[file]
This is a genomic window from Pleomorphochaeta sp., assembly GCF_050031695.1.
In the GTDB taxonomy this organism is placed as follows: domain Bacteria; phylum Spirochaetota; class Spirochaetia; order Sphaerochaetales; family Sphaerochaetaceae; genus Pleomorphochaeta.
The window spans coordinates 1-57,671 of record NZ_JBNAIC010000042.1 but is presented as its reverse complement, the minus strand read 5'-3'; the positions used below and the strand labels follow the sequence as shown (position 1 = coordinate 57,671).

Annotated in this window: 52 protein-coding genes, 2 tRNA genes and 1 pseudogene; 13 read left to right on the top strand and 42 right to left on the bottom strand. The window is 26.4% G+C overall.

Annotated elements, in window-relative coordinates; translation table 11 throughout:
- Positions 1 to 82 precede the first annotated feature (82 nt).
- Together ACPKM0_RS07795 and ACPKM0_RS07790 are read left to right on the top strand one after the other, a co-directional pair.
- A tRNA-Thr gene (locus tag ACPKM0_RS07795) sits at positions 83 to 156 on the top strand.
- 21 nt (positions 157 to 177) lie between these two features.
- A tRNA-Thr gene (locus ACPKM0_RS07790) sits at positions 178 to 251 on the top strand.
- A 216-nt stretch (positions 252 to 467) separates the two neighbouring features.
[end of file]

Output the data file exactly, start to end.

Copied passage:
This is a genomic window from Pleomorphochaeta sp., assembly GCF_050031695.1.
In the GTDB taxonomy this organism is placed as follows: domain Bacteria; phylum Spirochaetota; class Spirochaetia; order Sphaerochaetales; family Sphaerochaetaceae; genus Pleomorphochaeta.
The window spans coordinates 1-57,671 of record NZ_JBNAIC010000042.1 but is presented as its reverse complement, the minus strand read 5'-3'; the positions used below and the strand labels follow the sequence as shown (position 1 = coordinate 57,671).

Annotated in this window: 52 protein-coding genes, 2 tRNA genes and 1 pseudogene; 13 read left to right on the top strand and 42 right to left on the bottom strand. The window is 26.4% G+C overall.

Annotated elements, in window-relative coordinates; translation table 11 throughout:
- Positions 1 to 82 precede the first annotated feature (82 nt).
- Together ACPKM0_RS07795 and ACPKM0_RS07790 are read left to right on the top strand one after the other, a co-directional pair.
- A tRNA-Thr gene (locus tag ACPKM0_RS07795) sits at positions 83 to 156 on the top strand.
- 21 nt (positions 157 to 177) lie between these two features.
- A tRNA-Thr gene (locus ACPKM0_RS07790) sits at positions 178 to 251 on the top strand.
- A 216-nt stretch (positions 252 to 467) separates the two neighbouring features.